Camp counselorsI really really think this connection is something even deeper than a romantic love for someone. The type of soul mates I have met at this camp surpass any type of expectation or want I have ever had and because of this, it is the most important thing in my life.

When I was a camper I think I had an idea that these people would be in my life for a long time. What I didn’t know is that these people would be my lifeline, my best friends, the absolute loves and light of my life.

When I became a counselor, I had the same idea that these campers I had, would be just as important and I hoped I would make a difference in their lives. I had no idea that the friendships I had with my co-counselors that I made as a camper, would inspire my campers to form the same kind of bond with their friends.

Over the years Morgan, Melissa and I have had a lot of campers. Hopefully we’ve taught them a lot of things about their disease and most importantly, I hope we taught them something about friendship and how it trumps everything. Morgan, Melissa & I have been friends basically our entire lives. I can’t think of humans I love, trust, or care about more and it’s like I feel beyond blessed that I get to do life with them. I don’t love this disease but I love that it brought me to them.”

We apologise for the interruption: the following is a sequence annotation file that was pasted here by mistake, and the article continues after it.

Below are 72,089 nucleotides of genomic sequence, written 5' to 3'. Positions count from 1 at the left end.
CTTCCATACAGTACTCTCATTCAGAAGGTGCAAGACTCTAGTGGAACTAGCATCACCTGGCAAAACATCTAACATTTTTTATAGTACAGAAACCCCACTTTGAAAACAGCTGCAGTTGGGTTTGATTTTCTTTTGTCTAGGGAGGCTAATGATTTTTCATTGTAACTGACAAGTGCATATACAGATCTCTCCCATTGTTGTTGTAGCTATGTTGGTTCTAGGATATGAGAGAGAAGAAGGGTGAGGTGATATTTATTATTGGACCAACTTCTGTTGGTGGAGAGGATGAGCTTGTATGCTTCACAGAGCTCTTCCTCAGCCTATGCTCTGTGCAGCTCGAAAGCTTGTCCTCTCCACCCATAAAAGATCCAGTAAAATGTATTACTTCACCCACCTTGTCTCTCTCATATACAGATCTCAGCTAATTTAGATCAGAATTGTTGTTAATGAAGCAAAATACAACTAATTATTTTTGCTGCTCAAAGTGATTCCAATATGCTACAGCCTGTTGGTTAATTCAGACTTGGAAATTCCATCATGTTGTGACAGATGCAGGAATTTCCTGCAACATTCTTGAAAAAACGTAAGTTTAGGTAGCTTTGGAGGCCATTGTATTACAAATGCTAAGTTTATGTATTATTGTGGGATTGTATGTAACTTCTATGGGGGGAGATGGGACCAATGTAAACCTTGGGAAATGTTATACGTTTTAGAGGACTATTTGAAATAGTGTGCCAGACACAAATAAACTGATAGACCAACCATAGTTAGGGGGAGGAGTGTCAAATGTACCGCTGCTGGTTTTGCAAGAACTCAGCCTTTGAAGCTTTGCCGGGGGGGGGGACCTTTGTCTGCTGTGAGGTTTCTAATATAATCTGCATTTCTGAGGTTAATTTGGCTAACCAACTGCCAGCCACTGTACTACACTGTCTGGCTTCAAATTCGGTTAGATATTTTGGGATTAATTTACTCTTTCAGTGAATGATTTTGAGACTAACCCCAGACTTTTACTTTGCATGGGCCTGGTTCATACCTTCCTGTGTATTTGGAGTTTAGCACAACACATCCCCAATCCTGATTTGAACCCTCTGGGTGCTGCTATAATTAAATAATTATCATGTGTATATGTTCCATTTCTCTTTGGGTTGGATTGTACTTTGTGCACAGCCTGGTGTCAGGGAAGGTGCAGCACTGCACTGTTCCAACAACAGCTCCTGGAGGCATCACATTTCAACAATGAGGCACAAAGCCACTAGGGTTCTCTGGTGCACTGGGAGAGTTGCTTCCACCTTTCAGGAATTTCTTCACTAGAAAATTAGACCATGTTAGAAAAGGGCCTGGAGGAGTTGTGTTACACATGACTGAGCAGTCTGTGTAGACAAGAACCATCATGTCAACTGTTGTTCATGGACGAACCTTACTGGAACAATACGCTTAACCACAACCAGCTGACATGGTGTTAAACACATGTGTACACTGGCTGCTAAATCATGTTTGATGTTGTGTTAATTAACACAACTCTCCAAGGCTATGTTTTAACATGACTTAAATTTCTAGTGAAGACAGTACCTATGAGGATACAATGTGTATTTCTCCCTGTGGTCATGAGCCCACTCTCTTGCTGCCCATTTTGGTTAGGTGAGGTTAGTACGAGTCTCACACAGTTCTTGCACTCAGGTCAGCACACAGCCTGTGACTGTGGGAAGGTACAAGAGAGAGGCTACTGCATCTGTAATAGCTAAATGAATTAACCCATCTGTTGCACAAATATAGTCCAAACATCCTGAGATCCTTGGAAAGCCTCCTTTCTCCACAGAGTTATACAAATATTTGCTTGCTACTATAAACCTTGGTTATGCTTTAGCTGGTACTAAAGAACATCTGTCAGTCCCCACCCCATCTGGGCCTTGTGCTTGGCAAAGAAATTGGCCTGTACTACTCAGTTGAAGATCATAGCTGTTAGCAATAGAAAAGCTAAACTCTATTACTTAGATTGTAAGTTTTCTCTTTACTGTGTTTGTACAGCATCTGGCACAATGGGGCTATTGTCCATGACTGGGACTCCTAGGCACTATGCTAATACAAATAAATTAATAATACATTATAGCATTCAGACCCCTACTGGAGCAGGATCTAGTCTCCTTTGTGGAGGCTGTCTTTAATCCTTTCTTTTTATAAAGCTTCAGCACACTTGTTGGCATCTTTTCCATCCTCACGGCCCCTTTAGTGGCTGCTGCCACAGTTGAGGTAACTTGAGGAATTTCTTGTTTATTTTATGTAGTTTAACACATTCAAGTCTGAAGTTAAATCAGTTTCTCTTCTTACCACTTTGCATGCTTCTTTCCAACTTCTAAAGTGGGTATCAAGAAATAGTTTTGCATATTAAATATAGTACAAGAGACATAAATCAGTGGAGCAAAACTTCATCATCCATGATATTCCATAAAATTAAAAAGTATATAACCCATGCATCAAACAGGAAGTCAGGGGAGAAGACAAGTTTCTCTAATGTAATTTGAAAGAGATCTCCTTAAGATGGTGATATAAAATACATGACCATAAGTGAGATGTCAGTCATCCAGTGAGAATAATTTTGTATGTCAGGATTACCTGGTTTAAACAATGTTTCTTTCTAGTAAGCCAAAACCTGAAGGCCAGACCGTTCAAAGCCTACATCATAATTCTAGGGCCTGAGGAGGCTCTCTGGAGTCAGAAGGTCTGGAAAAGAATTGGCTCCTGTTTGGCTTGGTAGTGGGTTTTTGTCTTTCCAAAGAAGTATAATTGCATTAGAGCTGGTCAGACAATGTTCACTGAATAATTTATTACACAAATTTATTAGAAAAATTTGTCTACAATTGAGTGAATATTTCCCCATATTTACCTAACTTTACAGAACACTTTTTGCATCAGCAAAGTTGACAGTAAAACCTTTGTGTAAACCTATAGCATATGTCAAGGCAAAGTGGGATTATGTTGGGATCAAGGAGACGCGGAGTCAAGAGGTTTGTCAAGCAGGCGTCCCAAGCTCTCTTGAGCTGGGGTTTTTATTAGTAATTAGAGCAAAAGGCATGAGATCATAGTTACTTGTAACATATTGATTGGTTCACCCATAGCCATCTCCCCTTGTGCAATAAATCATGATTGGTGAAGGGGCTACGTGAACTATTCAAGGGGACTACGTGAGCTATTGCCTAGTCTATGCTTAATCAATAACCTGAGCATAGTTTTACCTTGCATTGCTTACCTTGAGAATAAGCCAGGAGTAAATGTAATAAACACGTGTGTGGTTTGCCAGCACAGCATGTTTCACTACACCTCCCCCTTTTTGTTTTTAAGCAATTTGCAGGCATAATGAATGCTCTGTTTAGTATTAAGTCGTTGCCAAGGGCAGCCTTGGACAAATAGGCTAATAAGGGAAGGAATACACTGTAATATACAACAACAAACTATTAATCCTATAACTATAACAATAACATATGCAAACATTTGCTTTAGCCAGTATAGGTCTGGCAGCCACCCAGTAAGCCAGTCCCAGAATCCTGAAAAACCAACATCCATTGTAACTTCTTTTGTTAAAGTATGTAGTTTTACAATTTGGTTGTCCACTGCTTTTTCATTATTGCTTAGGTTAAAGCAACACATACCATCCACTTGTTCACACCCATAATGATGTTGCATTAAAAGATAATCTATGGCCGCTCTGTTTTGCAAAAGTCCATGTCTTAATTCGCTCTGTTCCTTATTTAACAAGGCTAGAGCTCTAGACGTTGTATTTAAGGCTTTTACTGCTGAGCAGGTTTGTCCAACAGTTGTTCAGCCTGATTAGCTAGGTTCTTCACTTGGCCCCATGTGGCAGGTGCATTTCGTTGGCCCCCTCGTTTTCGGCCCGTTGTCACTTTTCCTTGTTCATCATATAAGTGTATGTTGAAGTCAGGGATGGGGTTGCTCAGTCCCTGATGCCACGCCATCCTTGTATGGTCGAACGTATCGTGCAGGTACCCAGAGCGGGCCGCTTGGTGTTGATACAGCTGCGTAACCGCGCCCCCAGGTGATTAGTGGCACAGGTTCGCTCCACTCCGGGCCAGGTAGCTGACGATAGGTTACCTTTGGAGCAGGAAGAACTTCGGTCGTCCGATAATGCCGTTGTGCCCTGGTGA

Thank you to all of our volunteers who make Camp Endres such a success! I love seeing the friendships formed at this camp.

Camp NoHiLo 2016

By Maddi Fowlkes, DSOK Summer Intern

2016 group photoJune 6, 2016 was the first day of the 7th annual Camp NoHiLo for children with type 1 diabetes, aged 4-10 years. Of the 60 campers attending Camp NoHiLo, three of them were only 3 years old! This was my first experience being a part of Camp NoHiLo and I could tell walking in that first day that it was going to be something special.

I grew up going to camps, but I had never been a part of a camp for children with type 1 diabetes. My mother has type 1 diabetes, so I have spent my entire life learning bits and pieces about this disease. But I’ve never really seen it from a child’s perspective. This camp is special. Not only do the children get to learn about diabetes, but their parents do as well.

Camp NoHiLo provides an opportunity for children with type 1 diabetes to learn more about their diabetes. They learn about the difference between type 1 and type 2 diabetes, what to do when blood glucose levels are too high or too low, and how food and lots of activity affect glucose levels.

More importantly, campers learn that they are not alone on the journey of type 1 diabetes.

One night after camp had ended, 7 year old camper Barrett, told his mom: “Mom, after two years of camp, I finally realize I’m not the only one who has diabetes and I’m not alone. It feels really good.” This tells us at DSOK that Camp NoHiLo is genuinely impacting the lives of these children.